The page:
Robert Smith: family bereavements mean new Cure album will be “darker”

1 September 2019, 15:00 | Updated: 1 September 2019, 15:01

Robert Smith of The Cure poses backstage before performing at Bellahouston Park on August 16, 2019 in Glasgow
Robert Smith of The Cure poses backstage before performing at Bellahouston Park on August 16, 2019 in Glasgow. Picture: Roberto Ricciuti/Redferns/Getty Images

The Cure’s frontman says the recent death of his mother, father and older brother will influence the sound of the new LP.

Robert Smith has revealed that the recent deaths of his father, mother and older brother Richard has had an influence on the sound of The Cure’s new album, meaning the band will explore a much “darker” sound.

Speaking to the Los Angeles Times ahead of their appearance at the Pasadena Daydream Festival this Saturday (31 August), Smith claimed that The Cure would be heading back into the studio next week to complete the vocals for what will be the veteran band’s fourteenth studio album: “I keep going back over and redoing them, which is silly. At some point, I have to say that’s it.”

He also admitted the sound of the album had been affected by family bereavements: “It’s very much on the darker side of the spectrum. I lost my mother and my father and my brother recently, and obviously it had an effect on me.

But, Smith added: “It’s not relentlessly doom and gloom. It has soundscapes on it, like Disintegration, I suppose. I was trying to create a big palette, a big wash of sound.”

The Cure marked the 30th anniversary of the seminal 1989 LP Disintegration with a series of shows at Sydney Opera House in Australia, and the summer has seen Smith take the band around major festivals across the world, including a headline set at Glastonbury.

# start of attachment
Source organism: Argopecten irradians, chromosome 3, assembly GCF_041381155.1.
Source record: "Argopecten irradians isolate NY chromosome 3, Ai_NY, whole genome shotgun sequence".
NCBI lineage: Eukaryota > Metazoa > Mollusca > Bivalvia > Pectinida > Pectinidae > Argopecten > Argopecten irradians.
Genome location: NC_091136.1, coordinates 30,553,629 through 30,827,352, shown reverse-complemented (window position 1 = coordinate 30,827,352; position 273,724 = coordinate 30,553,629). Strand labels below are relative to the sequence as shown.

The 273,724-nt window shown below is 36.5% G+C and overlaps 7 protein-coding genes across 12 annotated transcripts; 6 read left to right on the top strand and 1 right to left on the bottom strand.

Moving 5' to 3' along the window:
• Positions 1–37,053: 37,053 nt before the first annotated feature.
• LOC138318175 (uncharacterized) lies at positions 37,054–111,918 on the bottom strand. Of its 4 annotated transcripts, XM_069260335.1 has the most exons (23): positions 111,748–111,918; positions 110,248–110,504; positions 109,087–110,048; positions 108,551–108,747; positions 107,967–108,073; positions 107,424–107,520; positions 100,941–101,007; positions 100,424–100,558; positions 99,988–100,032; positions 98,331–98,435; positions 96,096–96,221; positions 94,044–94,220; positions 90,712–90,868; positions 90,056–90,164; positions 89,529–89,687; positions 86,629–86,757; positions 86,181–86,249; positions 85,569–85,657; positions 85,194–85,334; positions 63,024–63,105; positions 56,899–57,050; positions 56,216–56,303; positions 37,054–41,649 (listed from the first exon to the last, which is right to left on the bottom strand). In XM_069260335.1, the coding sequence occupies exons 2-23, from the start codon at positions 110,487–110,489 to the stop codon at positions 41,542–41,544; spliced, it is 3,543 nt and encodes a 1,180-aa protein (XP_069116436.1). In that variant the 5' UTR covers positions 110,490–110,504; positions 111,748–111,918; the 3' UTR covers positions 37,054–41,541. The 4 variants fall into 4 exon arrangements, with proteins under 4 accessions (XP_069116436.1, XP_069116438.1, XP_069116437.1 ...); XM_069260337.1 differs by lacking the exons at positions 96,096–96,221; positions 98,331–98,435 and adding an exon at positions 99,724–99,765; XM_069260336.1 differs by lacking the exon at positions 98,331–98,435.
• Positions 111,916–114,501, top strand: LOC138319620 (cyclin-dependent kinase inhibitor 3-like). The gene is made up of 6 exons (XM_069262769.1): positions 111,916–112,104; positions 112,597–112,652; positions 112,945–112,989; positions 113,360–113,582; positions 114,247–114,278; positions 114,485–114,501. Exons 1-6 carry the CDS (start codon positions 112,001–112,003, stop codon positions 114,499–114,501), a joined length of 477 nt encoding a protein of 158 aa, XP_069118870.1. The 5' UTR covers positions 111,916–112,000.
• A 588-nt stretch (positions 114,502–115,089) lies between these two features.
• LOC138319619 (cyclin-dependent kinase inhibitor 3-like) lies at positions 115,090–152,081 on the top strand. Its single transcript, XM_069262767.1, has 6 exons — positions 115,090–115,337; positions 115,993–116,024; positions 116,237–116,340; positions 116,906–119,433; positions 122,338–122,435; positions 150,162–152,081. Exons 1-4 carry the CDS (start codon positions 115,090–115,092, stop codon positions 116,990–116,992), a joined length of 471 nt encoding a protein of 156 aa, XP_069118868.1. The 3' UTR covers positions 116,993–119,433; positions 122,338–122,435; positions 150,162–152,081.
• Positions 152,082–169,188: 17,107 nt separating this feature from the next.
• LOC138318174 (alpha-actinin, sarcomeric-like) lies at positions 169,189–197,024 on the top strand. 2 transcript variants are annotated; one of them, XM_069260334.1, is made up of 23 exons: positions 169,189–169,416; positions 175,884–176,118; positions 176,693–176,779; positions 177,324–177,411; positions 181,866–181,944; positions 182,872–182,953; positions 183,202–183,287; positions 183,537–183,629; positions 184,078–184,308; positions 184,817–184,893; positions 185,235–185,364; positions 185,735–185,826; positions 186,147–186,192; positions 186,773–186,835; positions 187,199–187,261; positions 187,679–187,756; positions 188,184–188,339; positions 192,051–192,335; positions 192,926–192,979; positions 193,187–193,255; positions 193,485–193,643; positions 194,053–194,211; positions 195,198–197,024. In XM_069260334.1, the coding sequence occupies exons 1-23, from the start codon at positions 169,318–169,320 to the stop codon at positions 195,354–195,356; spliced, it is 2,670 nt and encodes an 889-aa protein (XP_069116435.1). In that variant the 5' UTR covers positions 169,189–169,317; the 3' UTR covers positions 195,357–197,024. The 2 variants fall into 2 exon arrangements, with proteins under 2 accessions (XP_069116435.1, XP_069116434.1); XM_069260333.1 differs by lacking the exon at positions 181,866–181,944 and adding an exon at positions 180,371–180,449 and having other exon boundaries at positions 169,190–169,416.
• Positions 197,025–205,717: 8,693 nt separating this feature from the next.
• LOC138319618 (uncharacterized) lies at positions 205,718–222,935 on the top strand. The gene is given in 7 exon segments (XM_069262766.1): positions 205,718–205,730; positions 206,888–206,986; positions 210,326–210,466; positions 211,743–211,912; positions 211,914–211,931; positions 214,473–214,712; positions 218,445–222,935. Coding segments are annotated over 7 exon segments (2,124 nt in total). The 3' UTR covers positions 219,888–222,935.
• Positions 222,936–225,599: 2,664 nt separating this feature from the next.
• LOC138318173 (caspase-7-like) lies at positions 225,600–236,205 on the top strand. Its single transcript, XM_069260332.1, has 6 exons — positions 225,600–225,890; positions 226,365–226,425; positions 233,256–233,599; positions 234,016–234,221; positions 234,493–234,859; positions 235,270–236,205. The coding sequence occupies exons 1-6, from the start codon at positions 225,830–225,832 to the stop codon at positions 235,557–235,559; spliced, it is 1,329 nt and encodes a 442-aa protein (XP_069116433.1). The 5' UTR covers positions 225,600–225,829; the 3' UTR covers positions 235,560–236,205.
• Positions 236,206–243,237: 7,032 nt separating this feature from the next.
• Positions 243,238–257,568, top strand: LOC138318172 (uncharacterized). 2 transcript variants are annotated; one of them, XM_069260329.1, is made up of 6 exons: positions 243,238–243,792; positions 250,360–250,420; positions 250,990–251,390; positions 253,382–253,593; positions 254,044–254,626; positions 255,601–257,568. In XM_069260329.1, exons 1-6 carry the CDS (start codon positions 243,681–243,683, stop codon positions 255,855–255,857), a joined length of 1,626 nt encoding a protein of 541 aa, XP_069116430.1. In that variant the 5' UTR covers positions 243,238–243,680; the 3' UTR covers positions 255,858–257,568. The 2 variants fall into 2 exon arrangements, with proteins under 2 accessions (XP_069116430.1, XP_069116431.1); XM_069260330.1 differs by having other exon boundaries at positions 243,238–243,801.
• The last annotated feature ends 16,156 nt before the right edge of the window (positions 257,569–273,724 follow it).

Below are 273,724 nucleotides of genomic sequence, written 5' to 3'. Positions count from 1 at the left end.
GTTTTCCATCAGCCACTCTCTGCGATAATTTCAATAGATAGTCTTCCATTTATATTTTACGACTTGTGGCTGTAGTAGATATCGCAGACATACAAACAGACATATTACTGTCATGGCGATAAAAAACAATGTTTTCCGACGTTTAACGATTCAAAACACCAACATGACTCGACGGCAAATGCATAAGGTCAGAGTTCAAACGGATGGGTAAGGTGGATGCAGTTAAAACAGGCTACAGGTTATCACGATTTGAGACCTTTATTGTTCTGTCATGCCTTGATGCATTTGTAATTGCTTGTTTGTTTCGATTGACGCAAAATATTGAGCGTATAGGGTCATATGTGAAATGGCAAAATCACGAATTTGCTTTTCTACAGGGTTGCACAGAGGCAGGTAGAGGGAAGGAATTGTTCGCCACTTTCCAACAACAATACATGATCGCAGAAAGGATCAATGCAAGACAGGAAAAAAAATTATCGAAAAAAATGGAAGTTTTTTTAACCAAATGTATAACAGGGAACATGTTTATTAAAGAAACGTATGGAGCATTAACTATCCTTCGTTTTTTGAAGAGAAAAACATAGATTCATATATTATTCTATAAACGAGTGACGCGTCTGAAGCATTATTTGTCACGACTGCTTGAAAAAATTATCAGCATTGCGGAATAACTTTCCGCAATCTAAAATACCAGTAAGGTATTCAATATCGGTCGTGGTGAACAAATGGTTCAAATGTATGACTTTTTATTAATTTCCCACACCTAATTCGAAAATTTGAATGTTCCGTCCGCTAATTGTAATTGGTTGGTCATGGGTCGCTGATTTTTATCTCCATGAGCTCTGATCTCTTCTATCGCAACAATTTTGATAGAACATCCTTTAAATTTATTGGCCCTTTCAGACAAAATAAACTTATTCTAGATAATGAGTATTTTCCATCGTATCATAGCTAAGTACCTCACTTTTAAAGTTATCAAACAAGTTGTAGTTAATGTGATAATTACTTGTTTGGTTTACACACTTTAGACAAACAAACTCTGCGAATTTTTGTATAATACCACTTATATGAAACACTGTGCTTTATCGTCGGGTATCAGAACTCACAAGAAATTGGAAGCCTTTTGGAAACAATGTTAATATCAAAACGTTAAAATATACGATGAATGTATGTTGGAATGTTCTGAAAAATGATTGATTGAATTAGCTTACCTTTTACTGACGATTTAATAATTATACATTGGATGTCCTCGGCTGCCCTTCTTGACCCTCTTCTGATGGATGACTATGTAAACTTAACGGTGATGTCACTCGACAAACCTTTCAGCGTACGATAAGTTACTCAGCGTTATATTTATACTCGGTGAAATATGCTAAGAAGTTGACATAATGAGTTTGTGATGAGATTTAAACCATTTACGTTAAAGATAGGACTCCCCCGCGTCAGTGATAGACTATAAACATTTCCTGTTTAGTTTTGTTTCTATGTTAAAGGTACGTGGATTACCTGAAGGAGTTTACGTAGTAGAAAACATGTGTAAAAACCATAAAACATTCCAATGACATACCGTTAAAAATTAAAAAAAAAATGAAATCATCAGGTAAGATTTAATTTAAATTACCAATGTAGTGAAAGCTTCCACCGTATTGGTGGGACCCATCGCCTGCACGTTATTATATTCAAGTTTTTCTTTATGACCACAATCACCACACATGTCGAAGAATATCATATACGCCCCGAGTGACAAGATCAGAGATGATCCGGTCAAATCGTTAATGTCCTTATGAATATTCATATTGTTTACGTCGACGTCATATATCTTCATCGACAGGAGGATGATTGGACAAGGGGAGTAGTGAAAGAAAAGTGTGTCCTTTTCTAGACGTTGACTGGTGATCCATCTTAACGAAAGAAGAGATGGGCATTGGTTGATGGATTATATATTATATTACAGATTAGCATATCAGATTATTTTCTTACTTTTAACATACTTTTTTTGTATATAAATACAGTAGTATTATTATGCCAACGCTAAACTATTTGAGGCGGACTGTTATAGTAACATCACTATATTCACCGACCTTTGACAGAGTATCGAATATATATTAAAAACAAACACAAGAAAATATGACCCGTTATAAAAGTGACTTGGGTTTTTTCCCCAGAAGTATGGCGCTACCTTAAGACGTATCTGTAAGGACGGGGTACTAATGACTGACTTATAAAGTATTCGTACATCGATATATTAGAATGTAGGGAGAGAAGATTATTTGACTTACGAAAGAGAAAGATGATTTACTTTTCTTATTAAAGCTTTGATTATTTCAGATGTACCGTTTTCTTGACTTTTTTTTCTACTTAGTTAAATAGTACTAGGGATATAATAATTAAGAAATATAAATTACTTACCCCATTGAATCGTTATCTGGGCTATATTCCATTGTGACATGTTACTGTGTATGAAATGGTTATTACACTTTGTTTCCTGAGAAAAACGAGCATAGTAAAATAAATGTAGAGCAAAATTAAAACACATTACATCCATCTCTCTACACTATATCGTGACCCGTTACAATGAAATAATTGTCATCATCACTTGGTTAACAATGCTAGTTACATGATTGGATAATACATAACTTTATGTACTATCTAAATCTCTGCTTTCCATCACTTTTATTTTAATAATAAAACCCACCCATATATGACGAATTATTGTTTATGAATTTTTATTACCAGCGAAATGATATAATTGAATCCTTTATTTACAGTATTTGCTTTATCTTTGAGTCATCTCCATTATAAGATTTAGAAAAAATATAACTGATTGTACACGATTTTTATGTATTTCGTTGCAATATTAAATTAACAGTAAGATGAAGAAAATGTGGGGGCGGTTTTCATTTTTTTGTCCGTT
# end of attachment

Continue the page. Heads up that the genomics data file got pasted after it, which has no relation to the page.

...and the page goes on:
Smith said that the experience of curating last year’s Meltdown festival in London had inspired him to take The Cure back into the studio for the first time since 2008’s 4:13 Dream.

“I realised I didn’t really listen to very much new music anymore. So I threw myself headlong into it and started listening to bands again and meeting kids who were in bands.

“Something clicked inside my head: I want to do this again. It came as a bit of a shock to me, to be honest. No one really believed me until we started recording.”

He also revealed that the working title for the album was “Live From The Moon”, inspired by the coverage of the 50th anniversary of the Apollo 11 moon landings in July: “We had a big moon hanging in the studio and lunar-related stuff lying around. I’ve always been a stargazer.”

The Cure will release a special double set of their recent Anniversary: Live In Hyde Park and Meltdown 2018 sets in October.

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